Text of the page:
Vint Cerf, one of the early U.S. computer scientists behind Internet prototype ARPANET in the 1970s, penned an op-ed in CNN on Thursday on behalf of his newer role as Google's "chief Internet evangelist," a position designed to identify emergent technologies and opportunities.
In his latest op-ed, Cerf argues that the U.N. is not the appropriate agency to host discussions on new regulations of the Internet, a timely critique given that the U.N.'s telecom agency, the International Telecommunciaiton Union (ITU), is poised to do just that at its World Conference on International Telecommunications 2012 (WCIT 12) in Dubai on Dec. 3-14. As Cerf writes, in part:
Let us be clear: We do not advocate for an end to the ITU. The UN agency has helped the world manage radio spectrum and wired and wireless telephone networks, bringing much needed investment to the developing world.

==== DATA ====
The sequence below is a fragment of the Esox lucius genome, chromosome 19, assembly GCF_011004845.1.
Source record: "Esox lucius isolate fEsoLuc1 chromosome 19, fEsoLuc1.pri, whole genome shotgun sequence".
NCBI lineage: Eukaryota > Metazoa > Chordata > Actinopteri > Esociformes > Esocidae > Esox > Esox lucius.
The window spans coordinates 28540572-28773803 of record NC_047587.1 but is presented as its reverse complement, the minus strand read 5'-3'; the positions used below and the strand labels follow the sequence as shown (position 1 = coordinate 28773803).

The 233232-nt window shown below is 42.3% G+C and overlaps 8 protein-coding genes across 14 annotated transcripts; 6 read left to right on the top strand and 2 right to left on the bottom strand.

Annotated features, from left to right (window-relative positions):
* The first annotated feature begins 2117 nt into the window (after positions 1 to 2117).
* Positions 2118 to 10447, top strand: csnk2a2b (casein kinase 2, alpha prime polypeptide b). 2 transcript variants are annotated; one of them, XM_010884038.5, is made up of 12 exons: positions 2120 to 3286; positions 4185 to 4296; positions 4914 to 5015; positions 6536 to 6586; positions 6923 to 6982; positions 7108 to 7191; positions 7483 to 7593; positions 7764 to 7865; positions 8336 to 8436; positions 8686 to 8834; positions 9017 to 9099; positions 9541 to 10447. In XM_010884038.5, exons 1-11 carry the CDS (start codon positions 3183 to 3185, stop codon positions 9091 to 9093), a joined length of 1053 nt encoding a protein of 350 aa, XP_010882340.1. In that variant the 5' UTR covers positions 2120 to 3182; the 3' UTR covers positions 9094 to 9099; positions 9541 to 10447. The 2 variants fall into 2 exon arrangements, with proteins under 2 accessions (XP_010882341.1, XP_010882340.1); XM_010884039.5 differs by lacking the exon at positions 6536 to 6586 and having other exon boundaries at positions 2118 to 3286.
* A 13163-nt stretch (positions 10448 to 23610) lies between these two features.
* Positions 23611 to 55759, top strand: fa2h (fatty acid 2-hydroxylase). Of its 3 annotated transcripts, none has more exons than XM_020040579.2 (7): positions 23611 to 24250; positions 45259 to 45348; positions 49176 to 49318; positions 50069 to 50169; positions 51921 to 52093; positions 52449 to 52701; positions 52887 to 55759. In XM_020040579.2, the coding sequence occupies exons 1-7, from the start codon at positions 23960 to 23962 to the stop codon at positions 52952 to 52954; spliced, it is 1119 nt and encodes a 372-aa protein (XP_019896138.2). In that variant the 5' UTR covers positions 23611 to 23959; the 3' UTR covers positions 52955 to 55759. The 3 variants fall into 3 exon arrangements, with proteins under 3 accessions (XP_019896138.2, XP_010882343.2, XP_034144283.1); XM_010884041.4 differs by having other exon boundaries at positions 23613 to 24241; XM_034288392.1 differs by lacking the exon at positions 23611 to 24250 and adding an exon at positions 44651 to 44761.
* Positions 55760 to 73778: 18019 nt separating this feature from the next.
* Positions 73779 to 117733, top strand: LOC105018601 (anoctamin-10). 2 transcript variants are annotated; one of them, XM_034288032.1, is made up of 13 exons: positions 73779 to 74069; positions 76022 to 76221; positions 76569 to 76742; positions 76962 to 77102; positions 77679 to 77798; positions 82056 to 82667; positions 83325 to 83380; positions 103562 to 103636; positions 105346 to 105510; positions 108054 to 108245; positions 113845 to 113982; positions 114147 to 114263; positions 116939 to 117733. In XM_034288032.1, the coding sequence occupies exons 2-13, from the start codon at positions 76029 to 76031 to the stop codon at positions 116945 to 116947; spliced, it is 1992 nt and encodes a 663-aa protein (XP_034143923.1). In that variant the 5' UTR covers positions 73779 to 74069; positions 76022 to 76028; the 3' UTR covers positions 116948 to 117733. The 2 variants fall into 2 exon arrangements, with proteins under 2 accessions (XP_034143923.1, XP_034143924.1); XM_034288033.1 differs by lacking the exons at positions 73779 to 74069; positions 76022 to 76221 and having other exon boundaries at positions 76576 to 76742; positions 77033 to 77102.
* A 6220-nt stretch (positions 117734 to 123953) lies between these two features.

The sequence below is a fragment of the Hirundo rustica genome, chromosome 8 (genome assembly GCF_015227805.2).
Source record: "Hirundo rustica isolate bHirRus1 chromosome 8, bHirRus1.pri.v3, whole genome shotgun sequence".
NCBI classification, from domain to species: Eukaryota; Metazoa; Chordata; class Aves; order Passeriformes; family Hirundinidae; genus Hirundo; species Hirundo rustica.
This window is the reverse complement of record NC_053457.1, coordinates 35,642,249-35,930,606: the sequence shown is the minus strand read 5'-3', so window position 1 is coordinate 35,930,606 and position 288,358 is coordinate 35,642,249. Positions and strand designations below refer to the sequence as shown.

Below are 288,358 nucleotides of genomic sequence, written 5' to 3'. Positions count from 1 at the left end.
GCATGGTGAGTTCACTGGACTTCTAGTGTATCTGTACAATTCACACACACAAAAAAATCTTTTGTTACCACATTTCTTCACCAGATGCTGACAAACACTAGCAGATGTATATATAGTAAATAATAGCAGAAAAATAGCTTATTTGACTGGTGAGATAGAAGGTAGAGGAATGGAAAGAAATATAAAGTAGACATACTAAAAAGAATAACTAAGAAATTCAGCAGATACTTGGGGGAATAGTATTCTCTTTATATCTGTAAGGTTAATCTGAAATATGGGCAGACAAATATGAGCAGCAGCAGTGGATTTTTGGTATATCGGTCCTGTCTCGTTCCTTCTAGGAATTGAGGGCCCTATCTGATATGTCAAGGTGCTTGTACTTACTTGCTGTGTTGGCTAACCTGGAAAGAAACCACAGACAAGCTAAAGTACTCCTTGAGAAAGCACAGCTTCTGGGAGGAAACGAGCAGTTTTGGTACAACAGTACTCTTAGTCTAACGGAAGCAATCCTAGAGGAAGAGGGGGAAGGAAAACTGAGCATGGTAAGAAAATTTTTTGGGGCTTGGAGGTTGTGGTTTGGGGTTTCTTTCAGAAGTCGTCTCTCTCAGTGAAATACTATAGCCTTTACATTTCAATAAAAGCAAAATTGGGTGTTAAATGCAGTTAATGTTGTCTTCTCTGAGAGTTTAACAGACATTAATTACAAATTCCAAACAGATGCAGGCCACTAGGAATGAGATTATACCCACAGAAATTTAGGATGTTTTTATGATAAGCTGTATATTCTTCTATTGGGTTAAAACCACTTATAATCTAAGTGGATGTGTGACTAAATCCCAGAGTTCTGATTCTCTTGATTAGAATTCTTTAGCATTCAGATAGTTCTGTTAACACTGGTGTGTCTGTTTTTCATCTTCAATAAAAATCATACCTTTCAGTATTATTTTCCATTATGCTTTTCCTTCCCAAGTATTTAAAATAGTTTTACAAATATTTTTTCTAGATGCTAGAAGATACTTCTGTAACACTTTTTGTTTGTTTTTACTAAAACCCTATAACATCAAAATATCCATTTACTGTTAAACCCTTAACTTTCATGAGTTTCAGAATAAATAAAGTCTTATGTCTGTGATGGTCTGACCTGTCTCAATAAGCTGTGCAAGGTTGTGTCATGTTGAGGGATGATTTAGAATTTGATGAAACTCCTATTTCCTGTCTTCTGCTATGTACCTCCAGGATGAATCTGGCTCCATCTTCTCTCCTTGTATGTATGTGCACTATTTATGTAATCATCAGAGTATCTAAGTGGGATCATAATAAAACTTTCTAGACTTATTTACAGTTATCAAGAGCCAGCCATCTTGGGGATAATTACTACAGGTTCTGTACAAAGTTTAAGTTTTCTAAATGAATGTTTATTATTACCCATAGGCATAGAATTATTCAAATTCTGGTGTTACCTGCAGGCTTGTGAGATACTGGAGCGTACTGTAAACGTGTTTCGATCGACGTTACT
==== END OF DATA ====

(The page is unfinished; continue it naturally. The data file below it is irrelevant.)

But this inter-governmental agency is the wrong place to make decisions about the future of the internet. Only governments have a vote at the ITU. This includes governments that do not support a free and open internet. Engineers, companies, and people that build and use the web have no vote.
The move follows on the heels of Google's online user petition against new U.N. Internet regulations, called "#FreeandOpen" launched November 20.
(H/T: Jillian C. York, Electronic Frontier Foundation)